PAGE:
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February 9, 2024

Friday Facts: Are Factor-Based ETFs Out of European Investors Favor?

by Detlef Glow.

Opposite to the overall trend in the European ETF industry, factor-based ETFs faced estimated net outflows of €0.7 bn over the course of 2023. These outflows occurred after two years of inflows into factor-based ETFs in Europe. Does this mean that factor-based ETFs are out of favor of European investors?

On the first view one could argue that a group of products which faced outflows, while the product category itself enjoyed in general very healthy inflows, is out of favor, but on the other hand there might be some other drivers visible in the underlying data.

A more detailed view on the estimated net flows in factor-based ETFs by assets type may also lead to the assumption that this kind of ETFs is somewhat out of favor, since factor-based equity ETFs faced outflows of €1.0 bn, while equities (+€92.3 bn) were the best-selling asset type overall in the European ETF industry for 2023.Conversely, the outflows from factor-based commodities ETFs (-€0.03 bn) were in line with the overall industry trend for this asset type.

Factor-based bond ETFs were the only asset type which enjoyed inflows (+€0.3 bn) in line with the overall flow trend for the asset class over the course of 2023.

Even as these numbers do somewhat confirm the overall assumption that factor-based ETFs might be out of favor with European investors, a more detailed view on the estimated net flows by factor may shed a different light on the overall flow trend.

 

Graph 1: Estimated Net Flows in Factor-Based ETFs by Factor (January 1 – December 31, 2023)

European ETF industry: 2023 Estimated net flows in factor-based ETFs by factor - in million EUR

Source: LSEG Lipper

 

An analysis of the estimated fund flows by factor shows that the overall trend in factor-based ETFs is rather driven by the market environment than by investor sentiment against factor-based ETFs. This is because ETFs based on the value factor (-€4.0 bn) faced the highest outflows from factor-based ETFs overall, which can be explained by the underperformance of this factor compared to the overall market over the course of 2023. On the other hand, the ETFs based on the size factor enjoyed the highest inflows (+€2.2 bn) for factor based ETFs. Which may mean that European investors might have shifted money from the value factor to the size factor, as they may expect that small caps will start to outperform the overall market rather sooner than later.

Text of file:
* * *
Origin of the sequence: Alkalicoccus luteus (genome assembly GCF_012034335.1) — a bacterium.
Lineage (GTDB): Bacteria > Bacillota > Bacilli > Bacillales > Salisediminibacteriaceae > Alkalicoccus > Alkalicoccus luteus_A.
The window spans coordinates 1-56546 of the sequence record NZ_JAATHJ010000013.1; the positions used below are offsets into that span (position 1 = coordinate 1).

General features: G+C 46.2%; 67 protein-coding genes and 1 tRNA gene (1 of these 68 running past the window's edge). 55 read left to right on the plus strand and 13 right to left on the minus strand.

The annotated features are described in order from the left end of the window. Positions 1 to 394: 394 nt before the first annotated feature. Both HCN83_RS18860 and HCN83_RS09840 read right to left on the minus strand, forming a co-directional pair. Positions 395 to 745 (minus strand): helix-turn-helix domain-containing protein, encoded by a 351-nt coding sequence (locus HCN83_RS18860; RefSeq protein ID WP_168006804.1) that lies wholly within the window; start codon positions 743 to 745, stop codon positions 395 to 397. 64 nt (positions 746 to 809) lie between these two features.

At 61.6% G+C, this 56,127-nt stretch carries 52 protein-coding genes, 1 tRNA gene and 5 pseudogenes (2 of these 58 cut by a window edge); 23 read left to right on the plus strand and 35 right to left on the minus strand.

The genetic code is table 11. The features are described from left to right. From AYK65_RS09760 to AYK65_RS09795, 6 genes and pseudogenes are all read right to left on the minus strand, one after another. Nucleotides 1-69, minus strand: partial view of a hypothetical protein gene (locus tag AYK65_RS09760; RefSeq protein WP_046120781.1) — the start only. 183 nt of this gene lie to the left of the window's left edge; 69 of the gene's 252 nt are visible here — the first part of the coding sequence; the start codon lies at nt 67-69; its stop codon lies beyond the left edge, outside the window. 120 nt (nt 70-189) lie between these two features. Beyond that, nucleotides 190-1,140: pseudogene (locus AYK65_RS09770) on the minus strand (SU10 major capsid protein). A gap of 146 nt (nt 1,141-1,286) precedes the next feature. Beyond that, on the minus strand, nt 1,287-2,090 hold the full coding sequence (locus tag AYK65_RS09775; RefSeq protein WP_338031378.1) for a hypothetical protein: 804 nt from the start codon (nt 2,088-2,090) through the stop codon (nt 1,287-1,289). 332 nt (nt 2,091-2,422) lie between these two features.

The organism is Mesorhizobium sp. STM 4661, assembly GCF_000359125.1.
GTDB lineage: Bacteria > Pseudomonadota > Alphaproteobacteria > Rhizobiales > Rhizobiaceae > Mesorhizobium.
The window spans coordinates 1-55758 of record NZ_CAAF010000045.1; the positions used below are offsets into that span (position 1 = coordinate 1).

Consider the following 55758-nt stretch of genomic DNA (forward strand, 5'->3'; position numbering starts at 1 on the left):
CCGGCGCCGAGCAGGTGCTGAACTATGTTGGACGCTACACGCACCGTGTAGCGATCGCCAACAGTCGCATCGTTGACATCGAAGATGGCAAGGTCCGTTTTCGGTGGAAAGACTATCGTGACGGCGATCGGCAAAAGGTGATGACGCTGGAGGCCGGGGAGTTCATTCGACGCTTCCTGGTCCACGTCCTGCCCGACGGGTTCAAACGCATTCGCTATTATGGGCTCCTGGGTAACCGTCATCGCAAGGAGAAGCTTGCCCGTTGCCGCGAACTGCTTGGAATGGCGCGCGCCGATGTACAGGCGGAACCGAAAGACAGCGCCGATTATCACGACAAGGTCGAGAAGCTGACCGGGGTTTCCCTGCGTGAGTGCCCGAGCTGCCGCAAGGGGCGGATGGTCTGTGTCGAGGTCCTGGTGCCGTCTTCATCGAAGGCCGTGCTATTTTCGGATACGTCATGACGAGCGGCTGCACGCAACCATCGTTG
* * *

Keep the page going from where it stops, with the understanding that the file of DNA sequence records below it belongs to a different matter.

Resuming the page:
Some other investors might have shifted money from the value factor to the quality factor (+€1.7 bn) as they might expect stocks with strong (high quality) balance sheet to outperform value stocks and the wider market.

In addition to this, we also witnessed outflows from volatility/minimum variance factor ETFs (-€2.1 bn) and inflows into multifactor ETFs (+€2.1 bn), which means that there was another factor rotation in place.

Even as these numbers do match up quite nicely, it can never be said that these assumptions of the fund flow trends are true, as there is no evidence for the mentioned shifts in the asset allocations of single investors.

Nevertheless, the estimated fund flows on factor level signal that the outflows from factor-based ETFs are rather driven by the developments on the equity markets than by an in general negative attitude toward factor-based products.

 

This article is for information purpose only. Views expressed are the views from the author not necessarily those of LSEG.

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